New York City Mayor Bill de Blasio announced Friday that he is dropping out of the race for the 2020 Democratic presidential nomination.
As of Friday, de Blasio was polling at only 0.2 percent support, according to RealClearPolitics.
On Wednesday, a Washington Post analysis of de Blasio’s campaign carried the headline, “Bill de Blasio’s presidential campaign has burned down, fallen over and sunk into a swamp.”
The mayor phrased his departure somewhat differently when he announced it live Friday on MSNBC’s “Morning Joe” program.
“I feel like I have contributed all I can to this primary election,” he said. “It’s clearly not my time, so I’m going to end my presidential campaign, continue my work as mayor of New York City, and I’m going to keep speaking up for working people.”
— MSNBC (@MSNBC) September 20, 2019
The announcement that de Blasio was ending a candidacy that has been sputtering from the start drew a mocking tweet from President Donald Trump.
“Oh no, really big political news, perhaps the biggest story in years! Part time Mayor of New York City, @BilldeBlasio, who was polling at a solid ZERO but had tremendous room for growth, has shocking dropped out of the Presidential race. NYC is devastated, he’s coming home!” Trump tweeted.
Oh no, really big political news, perhaps the biggest story in years! Part time Mayor of New York City, @BilldeBlasio, who was polling at a solid ZERO but had tremendous room for growth, has shocking dropped out of the Presidential race. NYC is devastated, he’s coming home!
— Donald J. Trump (@realDonaldTrump) September 20, 2019
Some said the failed campaign was nothing but a negative for de Blasio, who cannot seek another term as mayor due to term limits.
“Most people thought that at worst, a presidential campaign would keep him stuck in neutral at home,” Eric Soufer, who worked on presidential campaigns for John Edwards and Barack Obama said, according to the New York Post.
“But it actually sent him backward, by raising new concerns about his fundraising practices, energizing his critics on the left and right, and making it crystal clear that for whatever reason, New Yorkers do not think he’s in the same league as just about anyone else on that debate stage,” he said.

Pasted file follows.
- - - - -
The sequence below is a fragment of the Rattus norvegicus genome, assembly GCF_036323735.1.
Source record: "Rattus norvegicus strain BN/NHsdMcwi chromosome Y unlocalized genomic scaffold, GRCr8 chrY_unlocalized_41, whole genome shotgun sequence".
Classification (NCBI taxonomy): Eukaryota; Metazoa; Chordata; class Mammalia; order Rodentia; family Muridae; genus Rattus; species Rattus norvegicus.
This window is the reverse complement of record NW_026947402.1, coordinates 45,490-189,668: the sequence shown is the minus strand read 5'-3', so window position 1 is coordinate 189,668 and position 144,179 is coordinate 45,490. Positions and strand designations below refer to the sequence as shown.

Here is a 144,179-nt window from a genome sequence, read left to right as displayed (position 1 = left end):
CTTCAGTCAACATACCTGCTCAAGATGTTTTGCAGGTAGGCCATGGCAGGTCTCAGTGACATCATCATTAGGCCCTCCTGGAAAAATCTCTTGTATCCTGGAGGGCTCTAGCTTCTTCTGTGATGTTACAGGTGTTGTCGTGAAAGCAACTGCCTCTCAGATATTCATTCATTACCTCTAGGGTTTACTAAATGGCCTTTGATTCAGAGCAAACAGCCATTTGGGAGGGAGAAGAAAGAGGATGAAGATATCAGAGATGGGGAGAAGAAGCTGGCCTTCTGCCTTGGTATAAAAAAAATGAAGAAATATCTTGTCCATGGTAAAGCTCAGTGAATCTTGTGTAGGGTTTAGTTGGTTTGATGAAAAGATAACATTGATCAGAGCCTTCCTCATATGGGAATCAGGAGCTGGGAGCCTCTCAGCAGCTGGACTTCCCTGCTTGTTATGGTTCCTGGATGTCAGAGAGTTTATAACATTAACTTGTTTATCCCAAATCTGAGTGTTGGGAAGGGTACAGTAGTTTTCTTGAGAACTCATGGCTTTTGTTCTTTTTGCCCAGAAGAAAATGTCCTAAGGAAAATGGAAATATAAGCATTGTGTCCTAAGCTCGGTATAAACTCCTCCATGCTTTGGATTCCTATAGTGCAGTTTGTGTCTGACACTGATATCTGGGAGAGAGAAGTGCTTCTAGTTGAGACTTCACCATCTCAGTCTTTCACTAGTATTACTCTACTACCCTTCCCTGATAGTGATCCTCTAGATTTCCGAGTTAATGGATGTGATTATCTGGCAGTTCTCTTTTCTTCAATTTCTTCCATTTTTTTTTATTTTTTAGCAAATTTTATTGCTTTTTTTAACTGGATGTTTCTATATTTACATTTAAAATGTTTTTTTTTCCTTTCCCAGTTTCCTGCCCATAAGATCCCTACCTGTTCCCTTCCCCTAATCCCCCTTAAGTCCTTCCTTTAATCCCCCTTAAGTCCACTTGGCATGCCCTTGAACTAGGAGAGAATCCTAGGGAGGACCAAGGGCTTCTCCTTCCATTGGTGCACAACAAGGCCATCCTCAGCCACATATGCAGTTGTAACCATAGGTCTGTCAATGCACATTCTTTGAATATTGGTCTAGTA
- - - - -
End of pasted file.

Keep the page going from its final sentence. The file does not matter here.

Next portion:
“Hopefully it’s a come-to-Jesus for him and he finds a way to resurrect what was once a promising, if controversial, mayoralty,” Soufer said.
In an Op-Ed for NBC, de Blasio said now that he is no longer a presidential candidate, he will focus on progressive policy initiatives in New York City.
“I’m going to redouble my efforts to improve the quality of life of everyday New Yorkers, proving that policies like guaranteed paid personal time off can work on a grand scale. I’m going to continue implementing universal health care and a Green New Deal in the nation’s largest city. And I promise I’ll fight for New Yorkers and workers everywhere to ensure there’s an actual plan to protect their livelihoods from being automated out of existence,” he wrote.
The mayor also took a shot at Trump, as well as the Democratic field.
“Democrats must return to our roots as a party focused on bold solutions that speak to the concerns of working people,” he wrote.
“If we do not, we will lose in 2020. Yes, Donald Trump lies to working people, but he at least pretends to talk to them. That may be enough for him to win, if we do not constantly make it clear that the Democrats are the party of everyday Americans in rural counties and urban centers, the coasts and the heartland,” he wrote.
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